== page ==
Canaanite Idol

Canaan, Late Bronze Age, XIV-XIIIe century BCE

REF No.9807 Bronze with green patina
H 25 cm

This remarkable sitting statue, of an impressive size, would have most likely been placed on a separate chair or stool. The use of Tenon would have most likely have been used on the feet and on the gluteal area to keep it in place. She is wearing a long gown and her hair is styled in a high ribbed parted hairdo. It is possible that her large eyes were incrusted with other materials. She holds a peace sign gesture on her left hand, with the inferior part of her left arm folded at the elbow, stretching out towards the viewer, see similar statue in the MET Museum. Her bronze body would have most likely have been covered in gold, which would have protected the metal from severe weather conditions, and also served to add to its appearance and amplify its divine nature. The sitting position, the exaggerated features and the hairdo / hair-gear permits us to identify the figurine as a divinity. This small statue would have thus been used in rituals, most likely playing the role of a votive or cult figurine.
During the I – II BC millennials, in the Levant, Canaanite idols created used to incorporate elements of multiple cultures. If this figurine might seem banal today, back in the day this type of imagery used to evoke passion in a moment when the monotheist cult began to develop itself in the Levant. In reality, these images posed a challenge to the new religious ideas that classified them as pagan gods. The idols that were destroyed by the first Jewish patriarchs, who lived during the beginning of the Iron Age, date from the same period as the piece concerned.
Canaan designates a region in Ancient Middle East, situated along the oriental river of the Mediterranean Sea. The name “Phoenician” was later attributed to the northern part of the region by the Greeks, whilst the south part, occupied by the Hebrews, is known under the name of Palestine after the destruction of Jerusalem by the Romans.
The name “Palestine”, derived from the ancient name Philistins, references a geographical location that encompasses today’s Israel and Jordan region. The Oriental Institute of Chicago possesses a spectacular collection of Palestine objects coming from archeological sites in Megiddo, executed by the Institute before the Second World War. This large region situated to the West of the fertile Plain of Esdraelon contains the rests of Tel Megiddo (generally associated with the biblical Armageddon). The most famous objects from the museum are in the ivory collection from Megiddo dating from the XIII century BC. The collection also has an extraordinary variety of artifacts that witnessed the birth and the development of the city and its culture. The archeological excavations in the 60s under the command of Beth Yerah (Khirbet Kerak), in the South-West of the Sea of Galilee, and at Nahal Tabor in a valley in Jordan, expanded the collection of pieces dating from the beginning of the Bronze Age that were poorly represented in the collection coming from Megiddo.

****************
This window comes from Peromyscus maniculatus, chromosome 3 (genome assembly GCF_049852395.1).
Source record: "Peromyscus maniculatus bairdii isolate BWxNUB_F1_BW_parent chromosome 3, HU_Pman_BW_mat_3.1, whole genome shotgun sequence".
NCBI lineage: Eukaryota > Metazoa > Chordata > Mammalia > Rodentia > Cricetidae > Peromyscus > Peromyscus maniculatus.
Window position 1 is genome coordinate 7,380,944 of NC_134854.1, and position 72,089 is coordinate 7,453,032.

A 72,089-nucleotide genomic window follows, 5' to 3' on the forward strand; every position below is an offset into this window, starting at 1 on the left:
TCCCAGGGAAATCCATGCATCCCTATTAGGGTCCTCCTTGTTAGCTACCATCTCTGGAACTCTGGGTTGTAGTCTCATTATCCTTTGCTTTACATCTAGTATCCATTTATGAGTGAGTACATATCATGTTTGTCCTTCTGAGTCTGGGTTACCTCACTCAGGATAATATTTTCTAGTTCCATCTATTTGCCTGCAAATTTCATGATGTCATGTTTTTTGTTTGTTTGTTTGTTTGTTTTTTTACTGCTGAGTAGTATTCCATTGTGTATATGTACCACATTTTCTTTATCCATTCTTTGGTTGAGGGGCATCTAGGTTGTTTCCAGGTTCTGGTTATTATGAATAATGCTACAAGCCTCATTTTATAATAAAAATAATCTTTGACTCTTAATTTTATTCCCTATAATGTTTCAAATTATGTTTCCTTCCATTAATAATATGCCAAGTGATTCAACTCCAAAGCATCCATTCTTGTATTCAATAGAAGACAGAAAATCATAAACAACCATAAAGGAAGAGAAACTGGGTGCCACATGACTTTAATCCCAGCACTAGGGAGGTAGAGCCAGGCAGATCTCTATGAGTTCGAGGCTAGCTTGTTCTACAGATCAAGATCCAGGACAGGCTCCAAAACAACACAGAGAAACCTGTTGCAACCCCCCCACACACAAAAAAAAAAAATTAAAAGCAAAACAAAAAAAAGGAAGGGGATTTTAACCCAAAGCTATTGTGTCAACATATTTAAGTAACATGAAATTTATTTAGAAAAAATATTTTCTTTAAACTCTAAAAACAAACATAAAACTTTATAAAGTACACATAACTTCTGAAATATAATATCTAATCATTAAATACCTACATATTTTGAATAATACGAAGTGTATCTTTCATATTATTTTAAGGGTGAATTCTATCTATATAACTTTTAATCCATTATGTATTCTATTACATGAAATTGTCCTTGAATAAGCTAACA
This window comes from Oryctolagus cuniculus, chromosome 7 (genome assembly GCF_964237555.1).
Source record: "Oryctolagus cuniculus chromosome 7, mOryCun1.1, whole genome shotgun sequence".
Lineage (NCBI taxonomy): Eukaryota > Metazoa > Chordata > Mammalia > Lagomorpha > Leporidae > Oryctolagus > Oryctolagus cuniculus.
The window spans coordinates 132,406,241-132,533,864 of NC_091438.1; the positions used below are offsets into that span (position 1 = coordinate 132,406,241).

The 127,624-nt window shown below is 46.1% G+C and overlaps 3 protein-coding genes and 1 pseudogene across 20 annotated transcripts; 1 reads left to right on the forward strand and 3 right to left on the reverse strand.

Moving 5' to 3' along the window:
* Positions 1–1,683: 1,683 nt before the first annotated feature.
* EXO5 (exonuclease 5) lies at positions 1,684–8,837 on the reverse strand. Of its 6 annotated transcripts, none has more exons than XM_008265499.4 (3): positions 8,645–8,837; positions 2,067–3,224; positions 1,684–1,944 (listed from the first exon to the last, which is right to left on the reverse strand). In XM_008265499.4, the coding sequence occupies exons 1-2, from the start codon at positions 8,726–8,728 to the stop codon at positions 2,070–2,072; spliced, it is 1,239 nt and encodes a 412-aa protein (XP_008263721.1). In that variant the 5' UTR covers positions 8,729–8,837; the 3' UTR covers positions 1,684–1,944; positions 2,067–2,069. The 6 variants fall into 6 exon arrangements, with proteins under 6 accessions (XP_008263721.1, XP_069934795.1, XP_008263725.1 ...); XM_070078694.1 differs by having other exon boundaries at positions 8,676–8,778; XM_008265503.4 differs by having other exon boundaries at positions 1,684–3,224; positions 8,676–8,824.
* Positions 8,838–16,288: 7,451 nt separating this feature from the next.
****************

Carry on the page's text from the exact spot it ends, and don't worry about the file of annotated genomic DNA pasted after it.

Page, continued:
In Canaan, as elsewhere in the region, the habitants developed an advanced society. They had a written language system, mathematics, a calendar, and they became skilled artisans, capable of creating magnificent artworks. The main cities in the Canaan region were Jericho, Ugarit, Tyre, Sidon, Ebla, Biblos, Lachish, Hazor, Megiddo, Jerusalem, and later on the Phoenician colony in Northern Africa, Carthage.

Missing the right hand
Provenance: private Swiss Collection of Monsieur G.C., Genève.

Literature: J. M. Golden, Ancient Canaan and Israel : New Perspectives, ABC-CLIO, 2004

Lester L. Grabbe, Andrew Mein, Claudia V. Camp, The Land of Canaan in
the Late Bronze Age, Bloomsbury T & T Clark, 2017

Susan L. Cohen, Canaanites, Chronologies, and Connections :
The Relationship of Middle Bronze IIA Canaan to Middle Kingdom Egypt,
Eisenbrauns, 2001

Donald B. Redford, Egypt, Canaan, and Israel in Ancient Times, Princeton
University Press, 1993.

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